Computer science graduate student
The university community is mourning the loss of one its own, Sharath Koppu, who fell victim to violence on July 7.
A native of Hyderabad, India, Koppu joined UMKC in the spring of 2018 as a computer science graduate student. According to friends and faculty, Koppu was an excellent student with vast knowledge in his field and was always willing to lend his expertise to help his peers understand core academic concepts.
“Sharath was a talented, bright young man. Though it was his first semester at UMKC, he excelled in my big data class and was a consistent performer. It is very sad that we lost a bright software engineer and data scientist to senseless violence.”
-Praveen Rao, UMKC associate professor of computer science and electrical engineering
Prior to attending UMKC, Koppu spent three years working for Indian software company, Pegasystems Worldwide, after receiving his undergraduate degree from Vasavi College of Engineering, also in India.
In an article in The New Indian Express, Koppu’s uncle, Sada Shivudu, said the 24-year-old “was the light of all the family gatherings, always smiling and encouraging all his cousins to study and work hard.” Many of his friends remember him in the same light.
“He was the perfect gentleman. Everyone wanted to have him as a friend. He was always smiling—we never saw a moment without a smile on his face—he had a welcoming nature and went out of his way to help in whatever way he could.”
– Sai Sriharsha Sudulaguntla, fellow UMKC student
Koppu was murdered during an attempted armed robbery while assisting family friends at J’s Fish and Chicken Market on 54th Street and Prospect in Kansas City, Missouri.
UMKC Chancellor C. Mauli Agrawal wrote in a letter to campus “Sharath was a gifted student in the School of Computing and Engineering who had many friends among students and faculty… His violent death is shocking and painful – to his friends, and to our entire community as well.”
On the GoFundMe page set up by Koppu’s cousin, Raghu Chowdavarm, Koppu is described as cheerful, energetic and athletic.
“He had dreams like everyone else to make it big in the land of opportunity. He had a great sense of humor and always made people laugh and was always eager to lend a helping hand,” Chowdavarm wrote.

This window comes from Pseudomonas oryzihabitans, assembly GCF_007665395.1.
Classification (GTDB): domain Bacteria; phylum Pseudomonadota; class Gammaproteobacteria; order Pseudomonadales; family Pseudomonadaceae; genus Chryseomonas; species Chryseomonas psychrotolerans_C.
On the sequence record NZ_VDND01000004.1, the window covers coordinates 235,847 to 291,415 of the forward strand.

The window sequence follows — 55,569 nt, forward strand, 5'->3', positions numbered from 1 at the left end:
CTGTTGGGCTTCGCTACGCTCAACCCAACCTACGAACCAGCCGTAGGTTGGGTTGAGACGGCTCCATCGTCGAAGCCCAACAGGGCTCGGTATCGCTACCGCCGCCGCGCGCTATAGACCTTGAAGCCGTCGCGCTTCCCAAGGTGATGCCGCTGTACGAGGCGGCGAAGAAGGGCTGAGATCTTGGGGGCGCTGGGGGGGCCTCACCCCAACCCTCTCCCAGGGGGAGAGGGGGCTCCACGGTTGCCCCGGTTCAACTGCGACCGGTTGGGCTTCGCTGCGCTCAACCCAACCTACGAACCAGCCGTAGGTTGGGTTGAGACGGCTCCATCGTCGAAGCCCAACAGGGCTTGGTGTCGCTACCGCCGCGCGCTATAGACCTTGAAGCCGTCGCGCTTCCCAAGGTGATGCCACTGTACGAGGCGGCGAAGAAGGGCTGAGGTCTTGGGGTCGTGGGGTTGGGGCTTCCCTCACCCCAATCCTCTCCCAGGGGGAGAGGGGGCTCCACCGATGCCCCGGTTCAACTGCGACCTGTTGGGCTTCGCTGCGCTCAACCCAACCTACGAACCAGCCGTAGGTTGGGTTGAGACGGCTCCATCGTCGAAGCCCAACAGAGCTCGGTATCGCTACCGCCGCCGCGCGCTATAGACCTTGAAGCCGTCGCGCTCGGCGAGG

The GoFundMe account was set up to help Koppu’s family bring his remains back to India. It raised more than $50,892 in two days – more than $10,000 above the original goal of $40,000. The U.S. Indian community is also lending its support to the family.
“The university community is saddened by the tragic loss of one of our own. Sharath was an excellent student with a bright future and a wealth of potential. Like thousands of Indian students who have come before him, Sharath came to UMKC to further his education and advance his career. We share the grief of his family and friends back home in India, Kansas City and the United States. We urge witnesses to cooperate with police and share any information they have to assist in solving this case.”
– Kevin Z. Truman, dean of the UMKC School of Computing and Engineering
Three Kansas City police officers were injured July 15 while attempting to apprehend a suspect in Sharath’s murder. The suspect was killed in a shootout with police. Agrawal released the following statement after the incident:
“On behalf of the entire UMKC family, I want to express our gratitude to all of the brave first responders involved in today’s events, especially the three injured officers, along with our hopes for their speedy and full recovery. These public servants risked their lives to pursue justice for our murdered student, Sharath Koppu. Our university will continue to pursue solutions to the problems of crime and violence that bedevil urban communities across America, as well as solutions to the economic and social problems that drive these issues. We must come together as one community now to pursue peace and healing.”
Earlier in the week, Agrawal spoke with Koppu’s family and friends to offer his condolences and all the support that UMKC can offer. He reported that the family is gracious in their grief. In a recent tweet, Agrawal wrote “Sharath and I share an Indian heritage, but all of us at UMKC share in the grief such tragedies bring.”
Campus leadership is reaching out to Sharath’s friends in Kansas City and are making counseling services available to members of the university community. For any faculty, staff or students who would like to seek out counseling or support in this difficult time, please do not hesitate to reach out to the university’s Counseling Services, or directly to Arnold Abels, the director of Counseling, Health, Testing and Disability Services, 816-235-1218.